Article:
Adaptive clothing can look good, too.
by Shara Rutberg
“I looked like a fisherman. An industrial fisherman.” That’s how Van DiBernardo described a cooling vest he wore years ago to help regulate his body temperature.
“It was not a good look for me,” he says, laughing.
And the 54-year-old knows a good look when he sees it. He spent years as a globetrotting shoe designer for DKNY. After he was diagnosed with MS at 26, he tried different cooling vests designed for industrial settings to help reduce symptoms. He appreciated the cooling, but hated how they felt and looked. When he complained to his sister Luanne DiBernardo that he looked way too Field and Stream, she told him, “You’re a designer. Why don’t you design a better one?” After much research and innovation, they created Coolture and its Signature Cooling Vest. With a contoured cut, clean lines and high-tech fabrics, it proved way more GQ than Deadliest Catch.
Historically, adaptive clothing—apparel designed to help solve challenges and improve the quality of life for people facing mobility, sensory or cognitive challenges—has been “quite horrific,” said Deborah Weinswig, founder and CEO of retail research firm Coresight Research, during a presentation at the 2018 “One Size Does Not Fit All: Inclusive Design & the Modern Consumer” conference.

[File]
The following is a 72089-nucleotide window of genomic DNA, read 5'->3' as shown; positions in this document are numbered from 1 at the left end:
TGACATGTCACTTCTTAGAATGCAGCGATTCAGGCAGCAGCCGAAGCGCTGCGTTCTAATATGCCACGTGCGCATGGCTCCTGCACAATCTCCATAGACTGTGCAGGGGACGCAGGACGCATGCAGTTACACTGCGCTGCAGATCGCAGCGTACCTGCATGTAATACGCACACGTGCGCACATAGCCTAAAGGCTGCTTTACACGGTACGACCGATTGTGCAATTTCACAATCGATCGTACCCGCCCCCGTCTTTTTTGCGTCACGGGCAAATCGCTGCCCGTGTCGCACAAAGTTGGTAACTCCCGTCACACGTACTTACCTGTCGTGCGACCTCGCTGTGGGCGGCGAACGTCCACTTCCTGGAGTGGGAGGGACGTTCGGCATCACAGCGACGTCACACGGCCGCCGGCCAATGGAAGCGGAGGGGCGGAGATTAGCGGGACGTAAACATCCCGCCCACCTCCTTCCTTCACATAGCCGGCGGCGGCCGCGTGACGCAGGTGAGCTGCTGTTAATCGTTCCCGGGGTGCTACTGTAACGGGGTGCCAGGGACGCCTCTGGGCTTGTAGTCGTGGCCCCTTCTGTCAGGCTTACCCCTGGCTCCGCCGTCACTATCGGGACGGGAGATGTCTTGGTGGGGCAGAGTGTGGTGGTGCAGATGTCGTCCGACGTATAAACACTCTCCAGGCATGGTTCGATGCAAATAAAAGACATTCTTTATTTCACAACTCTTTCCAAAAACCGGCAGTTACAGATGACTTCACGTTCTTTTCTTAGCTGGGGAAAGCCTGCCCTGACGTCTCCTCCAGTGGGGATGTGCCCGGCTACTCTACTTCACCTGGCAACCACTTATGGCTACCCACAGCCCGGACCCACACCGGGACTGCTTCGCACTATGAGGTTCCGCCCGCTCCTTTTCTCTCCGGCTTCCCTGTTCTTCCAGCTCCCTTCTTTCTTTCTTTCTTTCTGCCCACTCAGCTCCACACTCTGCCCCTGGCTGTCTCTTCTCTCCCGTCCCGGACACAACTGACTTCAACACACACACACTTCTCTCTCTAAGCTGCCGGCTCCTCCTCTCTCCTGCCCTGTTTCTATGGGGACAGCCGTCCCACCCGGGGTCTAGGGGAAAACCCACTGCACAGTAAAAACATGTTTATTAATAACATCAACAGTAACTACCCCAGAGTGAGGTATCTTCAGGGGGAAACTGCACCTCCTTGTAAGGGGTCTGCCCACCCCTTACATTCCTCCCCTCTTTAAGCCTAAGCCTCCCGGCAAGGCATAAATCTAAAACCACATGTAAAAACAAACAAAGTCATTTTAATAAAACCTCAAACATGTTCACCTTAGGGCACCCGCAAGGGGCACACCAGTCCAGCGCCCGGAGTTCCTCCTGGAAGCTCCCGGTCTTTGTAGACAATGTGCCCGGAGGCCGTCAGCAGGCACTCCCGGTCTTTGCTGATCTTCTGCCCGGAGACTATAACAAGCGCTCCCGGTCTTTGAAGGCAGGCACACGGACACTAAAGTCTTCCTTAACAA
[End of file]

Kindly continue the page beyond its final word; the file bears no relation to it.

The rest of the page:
The focus has been on functional, not fashionable, she said.
Big brands join in
In recent years, not only have small, innovative companies like Coolture launched stylish adaptive clothing, big brands and retailers have stepped up, too, which is bringing down prices and increasing the availability of the clothing. The category is big business. The U.S. adaptive fashion market will reach $44.5 million in 2019 and $51.1 million by 2022, according to Coresight, which forecasts the global adaptive fashion market to hit $278.2 billion this year and $325.8 billion by 2022.
One in five Americans lives with a disability, according to the U.S. Census Bureau, providing a huge opportunity in the market. And as more manufacturers work to fill the void, people living with disabilities, like those caused by MS, will have more options for clothes that are easy to wear and that they feel good about wearing.